5. Whether or not the stories are true is beside the point. See number four. I deny everything. Those pictures are clearly photo-shopped.

6. Your time spent on the beach will decrease inversely proportionately to the number of children in diapers. I spent about $1000 on the condo, about $200 traveling, and about $400 on supplies from food to toilet paper to beach stuff. I spent less than two hours on the beach the entire week, despite the fact that it was less than a football field from our condo, and despite the fact that I was desperate for beach time. Two kids in diapers will do that. So will four teenagers who do not have any appreciation for the deeply brewing insanity inside their mom’s head.

7. If there is a chance for the crazy to come out in your kids, it will. We’d been there for five days. It was inevitable. Danae and Tonya (her “friend”) got into a screaming, yelling, cursing fight in front of the condo. Then it came inside where a table and chair got broken. It went back outside, and Danae and Leigh ended up in an actual physical fight. (I mentioned the place was small, right?)

There was lots of noise and yelling and stomping, as Leigh got more involved. CC just watched the whole thing, wondering what the heck she'd gotten herself into.  Security was called. I explained to the nice man with the patch on his arm that I have crazy teenagers, and they’ve almost got it out of their system. But that if they couldn’t settle down in the next ten minutes I’d be the one calling the police. Security didn’t seem convinced and Patch-man hovered under our balcony for about 45 minutes.

8. If the crazy comes out, and security gets involved, prepare to be embarrassed. Everyone around us looked at us funny for the two days left of our trip. At least back home, our neighbors can’t HEAR the crazy. In public, we usually take great pains to keep our crazy tucked away for later. And I’m sure that the stares had nothing to do with my openly gay daughter walking around holding hands with her sweetie, or Leigh’s friend CC, who is tatted and pierced and has pink hair, or our decidedly dark-skinned babies that none of us could have given birth to. I'm sure it was the ghetto-style brawl.  Right?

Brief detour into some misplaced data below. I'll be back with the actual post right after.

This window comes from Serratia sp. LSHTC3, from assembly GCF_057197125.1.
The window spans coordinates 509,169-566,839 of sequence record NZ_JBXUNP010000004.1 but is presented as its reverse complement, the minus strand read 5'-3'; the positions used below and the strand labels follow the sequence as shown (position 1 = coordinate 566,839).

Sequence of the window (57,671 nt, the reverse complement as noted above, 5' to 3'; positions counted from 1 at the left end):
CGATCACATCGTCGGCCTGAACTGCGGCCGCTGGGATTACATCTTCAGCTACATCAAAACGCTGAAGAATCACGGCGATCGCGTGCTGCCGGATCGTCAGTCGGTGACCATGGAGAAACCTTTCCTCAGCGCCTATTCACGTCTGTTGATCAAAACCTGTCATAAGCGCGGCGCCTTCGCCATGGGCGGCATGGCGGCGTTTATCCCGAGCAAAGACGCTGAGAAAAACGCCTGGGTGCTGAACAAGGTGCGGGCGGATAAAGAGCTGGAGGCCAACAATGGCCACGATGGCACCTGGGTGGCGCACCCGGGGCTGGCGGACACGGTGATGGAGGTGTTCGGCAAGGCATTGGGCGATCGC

9. You will not want to cook as much as you plan to. We planned to eat out only once. My brother and his wife bought groceries for the rest of the week. We ate out four times. And they took the groceries home. Next summer, we just plan to only cook twice. It’s easier that way.

10.  Everything is more expensive the closer you get to the beach.  Brother and Preggo bought two back-pack lawn chairs from a Wings chain store. They spent $85.  Several giant chain stores sell the same things for about $20 each.  Gas was up 30 cents a gallon. And speaking of gallons, milk was outrageous at about $4 a jug. 

11. You will not be invited to rent again if any of the following happen: broken furniture, broken knick-knacks or complaints about your boogey-board and towel placement. I left the landlord a check to cover the damage, and asked him to call me. So far, my phone has not rung, and I am not holding my breath.

Oh well.

As Preggo pointed out, there are lots of places at the beach.